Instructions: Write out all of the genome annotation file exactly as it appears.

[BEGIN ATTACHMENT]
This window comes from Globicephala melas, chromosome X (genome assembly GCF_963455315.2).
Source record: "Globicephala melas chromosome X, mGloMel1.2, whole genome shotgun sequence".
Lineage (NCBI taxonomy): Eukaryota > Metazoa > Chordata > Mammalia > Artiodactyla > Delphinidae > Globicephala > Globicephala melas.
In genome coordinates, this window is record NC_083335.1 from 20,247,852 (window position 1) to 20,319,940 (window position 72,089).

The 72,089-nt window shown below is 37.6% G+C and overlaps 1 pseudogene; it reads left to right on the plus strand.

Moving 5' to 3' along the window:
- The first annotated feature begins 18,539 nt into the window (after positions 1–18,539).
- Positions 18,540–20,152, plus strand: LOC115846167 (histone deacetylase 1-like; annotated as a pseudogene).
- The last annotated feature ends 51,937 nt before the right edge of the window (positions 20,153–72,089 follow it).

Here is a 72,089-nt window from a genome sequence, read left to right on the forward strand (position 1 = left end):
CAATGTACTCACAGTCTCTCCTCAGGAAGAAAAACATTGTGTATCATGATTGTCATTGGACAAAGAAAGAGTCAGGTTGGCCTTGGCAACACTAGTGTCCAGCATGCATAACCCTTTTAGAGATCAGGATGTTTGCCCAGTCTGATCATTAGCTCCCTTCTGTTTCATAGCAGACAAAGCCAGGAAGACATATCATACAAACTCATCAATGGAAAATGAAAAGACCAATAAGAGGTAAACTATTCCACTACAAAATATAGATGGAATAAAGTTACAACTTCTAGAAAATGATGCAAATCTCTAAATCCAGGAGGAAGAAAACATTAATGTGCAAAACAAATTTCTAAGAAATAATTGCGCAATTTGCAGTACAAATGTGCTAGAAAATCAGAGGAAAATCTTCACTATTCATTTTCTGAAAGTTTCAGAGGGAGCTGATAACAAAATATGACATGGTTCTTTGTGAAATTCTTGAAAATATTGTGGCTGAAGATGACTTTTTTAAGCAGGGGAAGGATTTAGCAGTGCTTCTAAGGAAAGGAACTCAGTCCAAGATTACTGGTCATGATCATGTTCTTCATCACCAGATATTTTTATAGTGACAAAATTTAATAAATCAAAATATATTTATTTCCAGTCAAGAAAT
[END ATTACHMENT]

This window comes from Globicephala melas, chromosome X (genome assembly GCF_963455315.2).
Source record: "Globicephala melas chromosome X, mGloMel1.2, whole genome shotgun sequence".
Lineage (NCBI taxonomy): Eukaryota > Metazoa > Chordata > Mammalia > Artiodactyla > Delphinidae > Globicephala > Globicephala melas.
In genome coordinates, this window is record NC_083335.1 from 20,247,852 (window position 1) to 20,319,940 (window position 72,089).

The 72,089-nt window shown below is 37.6% G+C and overlaps 1 pseudogene; it reads left to right on the plus strand.

Moving 5' to 3' along the window:
- The first annotated feature begins 18,539 nt into the window (after positions 1–18,539).
- Positions 18,540–20,152, plus strand: LOC115846167 (histone deacetylase 1-like; annotated as a pseudogene).
- The last annotated feature ends 51,937 nt before the right edge of the window (positions 20,153–72,089 follow it).

Here is a 72,089-nt window from a genome sequence, read left to right on the forward strand (position 1 = left end):
CAATGTACTCACAGTCTCTCCTCAGGAAGAAAAACATTGTGTATCATGATTGTCATTGGACAAAGAAAGAGTCAGGTTGGCCTTGGCAACACTAGTGTCCAGCATGCATAACCCTTTTAGAGATCAGGATGTTTGCCCAGTCTGATCATTAGCTCCCTTCTGTTTCATAGCAGACAAAGCCAGGAAGACATATCATACAAACTCATCAATGGAAAATGAAAAGACCAATAAGAGGTAAACTATTCCACTACAAAATATAGATGGAATAAAGTTACAACTTCTAGAAAATGATGCAAATCTCTAAATCCAGGAGGAAGAAAACATTAATGTGCAAAACAAATTTCTAAGAAATAATTGCGCAATTTGCAGTACAAATGTGCTAGAAAATCAGAGGAAAATCTTCACTATTCATTTTCTGAAAGTTTCAGAGGGAGCTGATAACAAAATATGACATGGTTCTTTGTGAAATTCTTGAAAATATTGTGGCTGAAGATGACTTTTTTAAGCAGGGGAAGGATTTAGCAGTGCTTCTAAGGAAAGGAACTCAGTCCAAGATTACTGGTCATGATCATGTTCTTCATCACCAGATATTTTTATAGTGACAAAATTTAATAAATCAAAATATATTTATTTCCAGTCAAGAAAT